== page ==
Waste management company Biffa reported 10% growth in annual underlying profit and after putting changes in place to cope with the "new norm" of tighter Chinese import regulations on recyclable commodities, chief executive Ian Wakelin has stepped down.
Chief financial officer Michael Topham, who has held divisional leadership roles before taking his current role in 2013, has been appointed as Wakelin's successor and will take over when his own replacement is found.
In the 53 weeks to end-March, the group generated £977.7m of revenue, up 8.4% with equal contributions from organic growth and the seven acquisitions made over the course of the year. These additions, made for a combined investment of £47.1m, were spread across a wide area of the UK and come from a pipeline for further purchases that was said to remain strong.
While the group's largest division, Industrial & Commercial, arm grew sales and profits, the Municipal arm's profits were hit by contract one-off costs and margin pressures from a challenging market that is expected to persist this year. Furthermore, while the Recycling arm continued to grow profits, markets continues to be challenging due to a large part to China's banning import of certain recyclable commodities, increase quality standards and seeking to reduce its dependency on imported recyclables.
"However the environmental and economic drivers of recycling remain compelling," said Wakelin, "as the actions we are taking position us well for the future."
Changes are including seeking alternative markets and renegotiating contracts with customers to share the financial burden, increasing prices as contracts are re-tendered, as well as making operational changes to produce higher quality recycled product and the ability cater for demand for separated rather than commingled collections of recyclables, a trend which Biffa expects to increase over coming years.
"We do not believe the changes introduced by China will be reversed. We believe they are the new norm for the recycling industry," Wakelin said.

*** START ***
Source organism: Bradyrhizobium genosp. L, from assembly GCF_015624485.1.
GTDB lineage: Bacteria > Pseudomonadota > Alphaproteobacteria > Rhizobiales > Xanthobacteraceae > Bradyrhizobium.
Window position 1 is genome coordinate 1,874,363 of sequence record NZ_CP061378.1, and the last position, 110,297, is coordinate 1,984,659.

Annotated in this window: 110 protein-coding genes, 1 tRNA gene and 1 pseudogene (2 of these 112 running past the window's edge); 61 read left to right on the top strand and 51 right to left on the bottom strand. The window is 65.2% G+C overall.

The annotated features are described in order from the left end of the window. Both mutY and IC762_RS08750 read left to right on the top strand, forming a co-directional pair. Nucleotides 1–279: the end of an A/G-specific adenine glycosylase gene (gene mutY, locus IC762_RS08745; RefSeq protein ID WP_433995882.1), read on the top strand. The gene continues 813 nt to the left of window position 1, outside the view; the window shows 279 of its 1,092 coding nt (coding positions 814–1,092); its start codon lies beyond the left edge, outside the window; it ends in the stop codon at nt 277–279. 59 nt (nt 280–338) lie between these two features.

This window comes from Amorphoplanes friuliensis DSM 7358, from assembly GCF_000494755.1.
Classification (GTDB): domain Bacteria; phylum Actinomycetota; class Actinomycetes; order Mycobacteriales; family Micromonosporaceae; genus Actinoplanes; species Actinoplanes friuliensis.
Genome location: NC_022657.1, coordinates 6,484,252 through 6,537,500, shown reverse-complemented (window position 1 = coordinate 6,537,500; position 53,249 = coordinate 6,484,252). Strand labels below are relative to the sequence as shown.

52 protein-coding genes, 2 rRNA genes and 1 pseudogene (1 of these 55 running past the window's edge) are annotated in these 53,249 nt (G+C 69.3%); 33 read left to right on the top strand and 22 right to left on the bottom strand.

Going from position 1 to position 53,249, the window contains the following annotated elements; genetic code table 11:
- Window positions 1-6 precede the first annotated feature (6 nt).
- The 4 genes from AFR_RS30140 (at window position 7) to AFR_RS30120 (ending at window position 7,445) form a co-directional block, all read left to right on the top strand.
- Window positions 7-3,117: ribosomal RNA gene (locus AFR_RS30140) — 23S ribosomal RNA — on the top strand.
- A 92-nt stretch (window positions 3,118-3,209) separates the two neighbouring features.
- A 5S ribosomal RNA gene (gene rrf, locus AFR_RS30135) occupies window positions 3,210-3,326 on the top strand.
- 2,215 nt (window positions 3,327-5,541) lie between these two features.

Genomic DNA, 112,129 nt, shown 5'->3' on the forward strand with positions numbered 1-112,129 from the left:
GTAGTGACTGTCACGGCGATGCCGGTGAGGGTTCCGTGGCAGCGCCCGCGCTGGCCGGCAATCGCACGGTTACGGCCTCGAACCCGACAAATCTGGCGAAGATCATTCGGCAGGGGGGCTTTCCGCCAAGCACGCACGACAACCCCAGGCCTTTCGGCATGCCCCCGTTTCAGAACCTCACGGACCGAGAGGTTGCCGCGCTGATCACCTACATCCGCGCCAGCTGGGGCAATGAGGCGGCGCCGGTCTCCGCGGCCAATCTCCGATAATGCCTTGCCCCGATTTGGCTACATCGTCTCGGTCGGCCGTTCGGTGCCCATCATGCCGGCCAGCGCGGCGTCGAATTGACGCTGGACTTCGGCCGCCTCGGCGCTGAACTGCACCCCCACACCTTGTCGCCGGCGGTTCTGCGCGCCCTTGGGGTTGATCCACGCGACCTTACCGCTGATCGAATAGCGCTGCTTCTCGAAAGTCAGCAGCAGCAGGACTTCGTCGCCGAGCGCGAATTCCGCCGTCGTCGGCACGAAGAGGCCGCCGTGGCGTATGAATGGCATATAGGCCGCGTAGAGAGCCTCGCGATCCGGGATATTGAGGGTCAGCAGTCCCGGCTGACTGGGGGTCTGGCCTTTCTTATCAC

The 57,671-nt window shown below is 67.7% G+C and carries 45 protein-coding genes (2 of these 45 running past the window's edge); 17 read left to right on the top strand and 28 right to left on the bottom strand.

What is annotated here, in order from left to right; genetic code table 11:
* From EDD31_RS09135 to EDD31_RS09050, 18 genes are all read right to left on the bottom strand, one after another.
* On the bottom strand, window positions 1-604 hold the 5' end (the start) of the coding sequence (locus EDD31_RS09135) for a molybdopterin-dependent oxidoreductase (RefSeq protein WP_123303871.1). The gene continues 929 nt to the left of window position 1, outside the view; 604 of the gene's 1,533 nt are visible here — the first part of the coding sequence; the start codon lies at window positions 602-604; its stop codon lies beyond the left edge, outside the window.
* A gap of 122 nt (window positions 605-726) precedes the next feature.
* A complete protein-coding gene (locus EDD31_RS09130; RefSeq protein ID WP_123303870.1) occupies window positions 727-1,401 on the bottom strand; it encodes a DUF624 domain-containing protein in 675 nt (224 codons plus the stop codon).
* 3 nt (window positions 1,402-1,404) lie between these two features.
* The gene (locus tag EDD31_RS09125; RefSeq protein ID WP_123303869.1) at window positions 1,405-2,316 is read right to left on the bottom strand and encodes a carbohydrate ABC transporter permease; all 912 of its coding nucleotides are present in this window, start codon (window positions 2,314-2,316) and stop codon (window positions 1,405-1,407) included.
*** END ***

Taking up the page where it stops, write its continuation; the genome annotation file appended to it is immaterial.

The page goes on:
As a result of these changes Biffa's key recycling assets, which are grouped in a division called Resource Recovery & Treatment, are currently loss making. Wakelin said the above actions "will return these assets to profitability over time, leaving us with a business which has greater protection from commodity price movements".
As a whole, the RR&T division still grew revenue and underlying EBITDA, to feed through to 8.9% growth in group underlying EBITDA to £150m and underlying operating profit up 10% to £81.2m.
Underlying earnings per share fell to 19.2p from 29.3p a year ago, impacted by changes in share capital after the flotation, while statutory EPS of 12.4p was up from a 9p loss per share.
Net debt swelled to £279m from £246m a year before, but a significant £44.4m of underlying free cash flow was generated, up from £28.8m, the board proposed a final dividend of 4.53p per share from 2.4p a year before.
The soon to be departing Wakelin said: "The group has many opportunities to deploy capital at attractive returns particularly in continuing to pursue our mergers and acquisitions strategy in I&C, develop further reprocessing and recycling assets in our RR&T division and in energy from waste assets in our Energy division."